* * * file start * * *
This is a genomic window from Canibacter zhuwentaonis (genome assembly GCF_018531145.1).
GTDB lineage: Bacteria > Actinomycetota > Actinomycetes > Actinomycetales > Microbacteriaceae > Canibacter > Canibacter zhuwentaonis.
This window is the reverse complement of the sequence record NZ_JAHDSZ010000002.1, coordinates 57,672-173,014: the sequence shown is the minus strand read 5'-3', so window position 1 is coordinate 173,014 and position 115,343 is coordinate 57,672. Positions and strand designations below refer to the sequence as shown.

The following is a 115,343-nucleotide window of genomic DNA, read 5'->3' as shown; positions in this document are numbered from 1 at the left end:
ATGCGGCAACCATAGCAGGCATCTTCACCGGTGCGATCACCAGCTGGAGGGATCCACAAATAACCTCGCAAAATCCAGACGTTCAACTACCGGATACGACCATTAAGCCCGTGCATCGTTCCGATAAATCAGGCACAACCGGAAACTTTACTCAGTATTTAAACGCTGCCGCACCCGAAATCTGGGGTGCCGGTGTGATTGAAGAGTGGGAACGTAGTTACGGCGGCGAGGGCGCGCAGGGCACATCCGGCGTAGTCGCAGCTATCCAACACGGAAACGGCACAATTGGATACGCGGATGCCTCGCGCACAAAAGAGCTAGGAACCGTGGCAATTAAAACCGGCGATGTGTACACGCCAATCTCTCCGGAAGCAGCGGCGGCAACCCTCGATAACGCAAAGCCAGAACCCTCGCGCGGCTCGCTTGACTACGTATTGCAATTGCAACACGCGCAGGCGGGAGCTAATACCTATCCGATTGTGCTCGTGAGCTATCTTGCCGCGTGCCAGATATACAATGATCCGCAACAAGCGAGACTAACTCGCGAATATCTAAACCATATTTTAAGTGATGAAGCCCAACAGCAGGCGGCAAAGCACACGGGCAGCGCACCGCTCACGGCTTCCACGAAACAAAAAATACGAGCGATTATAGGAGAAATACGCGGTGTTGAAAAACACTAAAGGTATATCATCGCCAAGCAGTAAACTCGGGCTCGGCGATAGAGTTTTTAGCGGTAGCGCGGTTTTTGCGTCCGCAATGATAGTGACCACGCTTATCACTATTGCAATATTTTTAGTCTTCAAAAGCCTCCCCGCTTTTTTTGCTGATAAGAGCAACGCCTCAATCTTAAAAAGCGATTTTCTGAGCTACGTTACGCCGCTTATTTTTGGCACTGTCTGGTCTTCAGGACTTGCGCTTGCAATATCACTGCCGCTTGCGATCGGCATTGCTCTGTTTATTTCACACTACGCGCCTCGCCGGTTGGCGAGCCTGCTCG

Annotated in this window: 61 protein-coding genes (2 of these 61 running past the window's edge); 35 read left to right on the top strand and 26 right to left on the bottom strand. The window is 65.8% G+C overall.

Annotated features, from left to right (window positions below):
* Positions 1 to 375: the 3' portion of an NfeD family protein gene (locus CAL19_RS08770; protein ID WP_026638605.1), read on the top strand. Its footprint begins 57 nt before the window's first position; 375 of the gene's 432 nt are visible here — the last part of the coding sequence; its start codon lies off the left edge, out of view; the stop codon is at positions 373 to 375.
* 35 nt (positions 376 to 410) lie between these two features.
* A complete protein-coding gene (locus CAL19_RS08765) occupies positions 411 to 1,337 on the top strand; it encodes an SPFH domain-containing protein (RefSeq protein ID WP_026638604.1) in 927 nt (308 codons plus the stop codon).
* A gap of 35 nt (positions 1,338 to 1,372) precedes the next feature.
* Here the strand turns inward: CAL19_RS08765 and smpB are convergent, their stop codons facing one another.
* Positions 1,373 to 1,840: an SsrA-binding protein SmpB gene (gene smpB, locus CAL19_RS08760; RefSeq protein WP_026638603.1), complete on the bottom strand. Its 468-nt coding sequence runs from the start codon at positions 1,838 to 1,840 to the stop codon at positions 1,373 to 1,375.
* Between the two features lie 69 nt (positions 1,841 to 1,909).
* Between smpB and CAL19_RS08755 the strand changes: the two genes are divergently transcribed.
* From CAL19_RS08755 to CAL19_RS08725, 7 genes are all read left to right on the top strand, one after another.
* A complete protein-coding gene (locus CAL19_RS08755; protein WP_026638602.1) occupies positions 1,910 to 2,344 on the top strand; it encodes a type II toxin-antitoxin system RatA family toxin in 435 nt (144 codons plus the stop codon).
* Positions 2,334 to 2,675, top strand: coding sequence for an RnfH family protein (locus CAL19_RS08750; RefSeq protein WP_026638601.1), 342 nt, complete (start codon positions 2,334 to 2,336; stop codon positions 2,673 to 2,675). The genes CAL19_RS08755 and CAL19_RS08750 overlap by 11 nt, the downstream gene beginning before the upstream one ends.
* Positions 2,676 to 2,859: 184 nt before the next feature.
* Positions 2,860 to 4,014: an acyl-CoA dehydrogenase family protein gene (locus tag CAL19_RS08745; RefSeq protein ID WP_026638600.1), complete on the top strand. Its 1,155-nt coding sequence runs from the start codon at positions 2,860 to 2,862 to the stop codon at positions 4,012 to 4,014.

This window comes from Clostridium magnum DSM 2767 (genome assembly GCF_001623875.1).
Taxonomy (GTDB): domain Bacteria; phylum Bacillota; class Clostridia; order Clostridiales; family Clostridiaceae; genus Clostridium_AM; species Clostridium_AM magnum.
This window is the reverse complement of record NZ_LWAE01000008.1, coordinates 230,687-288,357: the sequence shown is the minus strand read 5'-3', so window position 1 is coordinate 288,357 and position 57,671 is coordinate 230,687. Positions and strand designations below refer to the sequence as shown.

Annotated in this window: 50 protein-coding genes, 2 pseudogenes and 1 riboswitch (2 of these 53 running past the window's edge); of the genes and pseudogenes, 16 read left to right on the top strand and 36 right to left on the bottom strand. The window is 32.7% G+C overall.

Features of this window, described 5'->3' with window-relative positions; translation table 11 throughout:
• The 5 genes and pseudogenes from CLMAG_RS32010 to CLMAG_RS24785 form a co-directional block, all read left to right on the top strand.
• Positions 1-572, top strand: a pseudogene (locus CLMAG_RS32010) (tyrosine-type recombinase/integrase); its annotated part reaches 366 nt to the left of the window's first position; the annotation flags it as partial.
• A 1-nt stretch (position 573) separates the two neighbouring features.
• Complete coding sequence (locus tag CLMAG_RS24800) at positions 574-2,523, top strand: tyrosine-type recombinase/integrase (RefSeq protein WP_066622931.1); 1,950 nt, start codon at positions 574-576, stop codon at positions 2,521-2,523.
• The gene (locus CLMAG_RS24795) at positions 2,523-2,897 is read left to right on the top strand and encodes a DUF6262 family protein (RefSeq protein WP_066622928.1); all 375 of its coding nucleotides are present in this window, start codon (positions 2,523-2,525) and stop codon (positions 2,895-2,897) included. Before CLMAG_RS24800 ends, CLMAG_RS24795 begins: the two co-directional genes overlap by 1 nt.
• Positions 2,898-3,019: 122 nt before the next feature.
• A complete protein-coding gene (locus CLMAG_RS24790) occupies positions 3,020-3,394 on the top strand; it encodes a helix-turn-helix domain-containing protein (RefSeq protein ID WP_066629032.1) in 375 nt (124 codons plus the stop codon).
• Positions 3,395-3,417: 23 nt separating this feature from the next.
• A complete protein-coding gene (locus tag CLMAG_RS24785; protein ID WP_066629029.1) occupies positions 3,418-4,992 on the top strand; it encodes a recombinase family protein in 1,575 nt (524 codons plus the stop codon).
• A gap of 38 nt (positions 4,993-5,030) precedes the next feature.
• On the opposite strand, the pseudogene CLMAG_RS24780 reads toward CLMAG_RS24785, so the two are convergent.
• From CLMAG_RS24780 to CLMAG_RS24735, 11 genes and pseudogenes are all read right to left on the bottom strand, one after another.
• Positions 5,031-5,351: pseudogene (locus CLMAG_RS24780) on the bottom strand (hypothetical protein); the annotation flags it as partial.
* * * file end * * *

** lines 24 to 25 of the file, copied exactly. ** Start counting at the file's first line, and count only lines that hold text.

Annotated in this window: 50 protein-coding genes, 2 pseudogenes and 1 riboswitch (2 of these 53 running past the window's edge); of the genes and pseudogenes, 16 read left to right on the top strand and 36 right to left on the bottom strand. The window is 32.7% G+C overall.

Features of this window, described 5'->3' with window-relative positions; translation table 11 throughout: